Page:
The categories for this year’s World Boutique Hotel Awards are Beach or Coastal| City Explorer | Classic Elegance | Culinary ExcellenceFamily | Honeymoon Hideaway | Inspired Design | Newcomer | Relaxation Retreat | Romantic Retreat | Wellness SpaSustainability | Stunning Views. We could easily nominate Clarance Hotel for all 13. Ok, Beach or Coastal might be pushing it.

Hotels Luxury

The Morrison Hotel Dublin + Sparkling Afternoon Tea

Shadows and Highlights


All in the name of research, you’ll understand. No really. We – the Delphic Oracle of hospitality – have been asked to nominate candidates for the World Boutique Hotel Awards. The next ceremony is less than eight months away: so little time, so many boutique hotels. Back in the day, or decade (the Nineties), The Morrison in all its monochromatic glory was where it was: It Boys, It Girls*, just it. The lobby cum lounge cum bar cum posing gallery was practically pitch dark and forever echoed to the clamour of clinking glasses and laughter. Dublin liked to party, and there was nowhere better to perch than on the John Rocha cow skins draped across black leather banquettes. A vague utopia of younger dreams. Boom.

Bang. Bust. Boom again. Google Googletown. The Celtic Boomerang Economy. The hangover’s over; Dublin’s back to partying. If you can’t beat them… sparkling afternoon tea for two please. Sparkling company, sparkling conversation and a glass of fizz. In the intervening years, The Morrison has become a DoubleTree by Hilton. Its interior is lighter now and even has – shock, horror! – accents of colour. A splash of fuchsia on the carpet runner; a streak of lavender across the reception desk. Still got it, though.

That familiar flow from savoury to sweet via homemade scones and fresh cream, as calming as the River Liffey framed by great windows open to the south, starts with smoked salmon and lemon butter sandwiches followed by cucumber with cream cheese and chives sandwiches. A trouser stretching diet busting calorie mounting range of miniature puddings completes the pleasure. Blueberry Bakewell tarts | mango and passion fruit panna cotta | lemon drizzle cake | best of all banoffee pie. A table filled with the talk of youth. Innocence and beauty.

*Tara Palmer-Tomkinson, the greatest It Girl since Clara Bow, was beloved by all. Scott’s in Mayfair was one of her favourite haunts. The restaurant famously has only one combined entrance | exit. Tara dined at Scott’s just after she got her nose job. The paparazzi eagerly gathered on Mount Street outside. “Do you think they’re here to photograph my legs?” she laughed, pointing to her rather fine pins.

Architecture Design Hotels Luxury People

Merchant Taylors’ Hall City of London + The World Boutique Hotel Awards

Guild Secrets 


Tonight’s the night! We’re down at the seat of the Worshipful Company of Merchant Taylors, one of the 12 Great Livery Companies of the City of London. This medieval guildhall, protected from the proletariat by a cloistered courtyard overlooked only by the neon glory of 99 Bishopsgate, endows picturesque scenery on the international awards ceremony celebrating brilliance in luxury boutique hotels and villas. It’s the gala evening, the very grandest of City Livery dinners. The jetset have flown into town. We’re so excited we just can’t hide it! We just can’t get enough:



Select industry players, 200 of us, are black tied and white laced and ball gowned, ready for pleasures in the night. An enigmatic entrance off Threadneedle Street, a discreet doorway to decadence, leads into a long hallway lined with old masters of old masters and deadly 15th century hearse cloths illuminated by Grecian sconces. A vaulted gallery spills into the floodlit garden and flows into the great hall, its beauty blurred by the suffusing warmth of a thousand candles. The architecture is a highbred of Queens: Elizabeth, Anne, Mary and Elizabeth again.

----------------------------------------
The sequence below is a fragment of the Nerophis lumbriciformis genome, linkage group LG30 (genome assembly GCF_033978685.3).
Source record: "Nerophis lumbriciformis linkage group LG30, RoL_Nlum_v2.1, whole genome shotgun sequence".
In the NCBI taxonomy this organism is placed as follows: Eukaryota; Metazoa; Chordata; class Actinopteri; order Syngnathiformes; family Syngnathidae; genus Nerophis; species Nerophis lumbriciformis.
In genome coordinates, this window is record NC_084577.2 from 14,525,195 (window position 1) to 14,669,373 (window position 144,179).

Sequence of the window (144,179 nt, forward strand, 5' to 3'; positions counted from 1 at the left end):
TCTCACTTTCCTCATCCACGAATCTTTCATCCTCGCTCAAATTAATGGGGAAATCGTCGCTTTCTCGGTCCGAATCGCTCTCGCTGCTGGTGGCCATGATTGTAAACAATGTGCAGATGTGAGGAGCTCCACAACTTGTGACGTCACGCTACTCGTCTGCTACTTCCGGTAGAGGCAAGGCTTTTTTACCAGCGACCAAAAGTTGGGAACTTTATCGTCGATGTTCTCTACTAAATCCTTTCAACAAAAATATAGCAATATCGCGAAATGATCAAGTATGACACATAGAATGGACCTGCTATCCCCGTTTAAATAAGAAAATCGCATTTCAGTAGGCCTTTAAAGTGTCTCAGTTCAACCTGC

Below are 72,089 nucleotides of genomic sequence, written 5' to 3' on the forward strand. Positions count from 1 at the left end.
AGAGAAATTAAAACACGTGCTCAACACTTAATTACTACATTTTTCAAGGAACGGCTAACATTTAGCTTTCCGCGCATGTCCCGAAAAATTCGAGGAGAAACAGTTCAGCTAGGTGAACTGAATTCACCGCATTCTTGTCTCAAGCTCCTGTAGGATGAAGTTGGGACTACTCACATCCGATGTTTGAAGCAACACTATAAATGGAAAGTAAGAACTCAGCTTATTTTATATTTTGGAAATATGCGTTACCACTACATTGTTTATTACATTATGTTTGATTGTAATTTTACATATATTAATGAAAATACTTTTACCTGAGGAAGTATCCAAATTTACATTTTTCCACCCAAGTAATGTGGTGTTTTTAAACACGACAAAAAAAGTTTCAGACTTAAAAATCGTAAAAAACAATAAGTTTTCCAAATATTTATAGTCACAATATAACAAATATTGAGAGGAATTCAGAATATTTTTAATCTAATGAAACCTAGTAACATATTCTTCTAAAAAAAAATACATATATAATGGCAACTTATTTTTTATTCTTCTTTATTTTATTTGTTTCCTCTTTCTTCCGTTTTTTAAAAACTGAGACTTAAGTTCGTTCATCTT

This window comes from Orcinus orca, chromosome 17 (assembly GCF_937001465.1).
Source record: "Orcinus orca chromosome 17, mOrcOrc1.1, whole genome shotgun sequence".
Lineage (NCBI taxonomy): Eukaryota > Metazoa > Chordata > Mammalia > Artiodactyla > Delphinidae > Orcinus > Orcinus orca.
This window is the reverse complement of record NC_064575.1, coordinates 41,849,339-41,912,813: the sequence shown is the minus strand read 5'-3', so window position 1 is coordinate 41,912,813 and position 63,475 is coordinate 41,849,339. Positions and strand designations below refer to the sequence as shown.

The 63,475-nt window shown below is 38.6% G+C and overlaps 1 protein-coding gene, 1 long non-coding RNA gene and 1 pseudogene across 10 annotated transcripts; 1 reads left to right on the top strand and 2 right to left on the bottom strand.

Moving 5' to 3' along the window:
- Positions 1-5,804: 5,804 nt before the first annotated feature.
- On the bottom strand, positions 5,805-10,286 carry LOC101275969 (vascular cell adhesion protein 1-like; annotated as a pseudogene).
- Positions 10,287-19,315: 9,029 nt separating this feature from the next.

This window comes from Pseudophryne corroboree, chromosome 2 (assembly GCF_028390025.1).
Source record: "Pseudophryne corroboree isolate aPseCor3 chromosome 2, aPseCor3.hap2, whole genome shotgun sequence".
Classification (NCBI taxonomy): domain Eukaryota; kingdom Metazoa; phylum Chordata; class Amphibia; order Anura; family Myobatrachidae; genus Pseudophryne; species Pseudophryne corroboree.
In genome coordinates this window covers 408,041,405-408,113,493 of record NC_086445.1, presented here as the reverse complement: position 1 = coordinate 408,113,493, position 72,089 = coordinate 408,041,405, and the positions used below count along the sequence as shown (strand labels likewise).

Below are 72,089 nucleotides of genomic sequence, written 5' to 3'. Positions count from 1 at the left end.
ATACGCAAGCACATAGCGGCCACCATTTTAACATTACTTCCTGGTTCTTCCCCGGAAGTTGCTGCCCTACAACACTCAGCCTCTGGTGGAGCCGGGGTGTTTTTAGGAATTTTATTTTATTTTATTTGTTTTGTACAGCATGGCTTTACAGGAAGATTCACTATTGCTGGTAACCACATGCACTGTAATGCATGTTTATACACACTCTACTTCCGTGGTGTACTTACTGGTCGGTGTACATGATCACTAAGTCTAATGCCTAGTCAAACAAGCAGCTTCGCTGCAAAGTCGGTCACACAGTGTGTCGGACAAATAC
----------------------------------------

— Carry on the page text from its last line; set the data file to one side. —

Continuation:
“Be amazing!” declares guest speaker Tim Dingle. “If you want to be successful you can genuinely change the world. Don’t survive, thrive!” The awards recognise an academy of excellence amidst these suitably collegiate surroundings. “Liking your blog very much by the way,” says Mercedes Alonso. Scarlet Bray agrees. Wallpaper*, Elite Traveller, Spear’s Magazine, The Financial Times and The Telegraph: everyone is here. Clare Island Lighthouse, a clifftop six roomed hotel, scoops a prize, adding prestige to our emerald isle. Barry and Roie McCann are thrilled!


Echo Valley? Echo Valley? Norm and Nan Dove’s British Columbian ranch is amazing. Cowboy hats at dawn. Summertime in Goa, an exclusive use hilltop villa, wins Asia’s Most Romantic Retreat. Actually Asia features heavily. Our Man in India Alfred Tuinman is pleased. So is Suzanne Vertillart Chayavichitsilp. Africa is big this year. We’re dreaming of being washed ashore to Sea Monkey Villa, Mahé Island. Lovely to meet Christabel Milbanke-Brayson. Lyton and Eroline Lamontagne look resplendent.


There’s at least one UK winner: Hotel Gotham in Manchester gets the vote for World’s Best New Hotel. The top prize for World’s Best Boutique Hotel goes to Secret Bay Hotel, Dominica. All the hotels and private villas, the finest on earth no less, are illustrated in a glossy book, a coffee table essential. Sponsor Elisabeth Visoanska’s synergistic products mean we’ll all be looking particularly fresh for the next while. The Parisian cosmetician believes, “Preserving one’s youthfulness does not mean stopping the course of time; it means living life with continually growing passion.” We’d like to propose our own toast to Most Fun Boutique Hotel Reception Staff. And the winner we know, we know, we know is… The Capital (on Basil Street, a ruby’s throw from both Harrods and Harvey Nics). Sweet memories.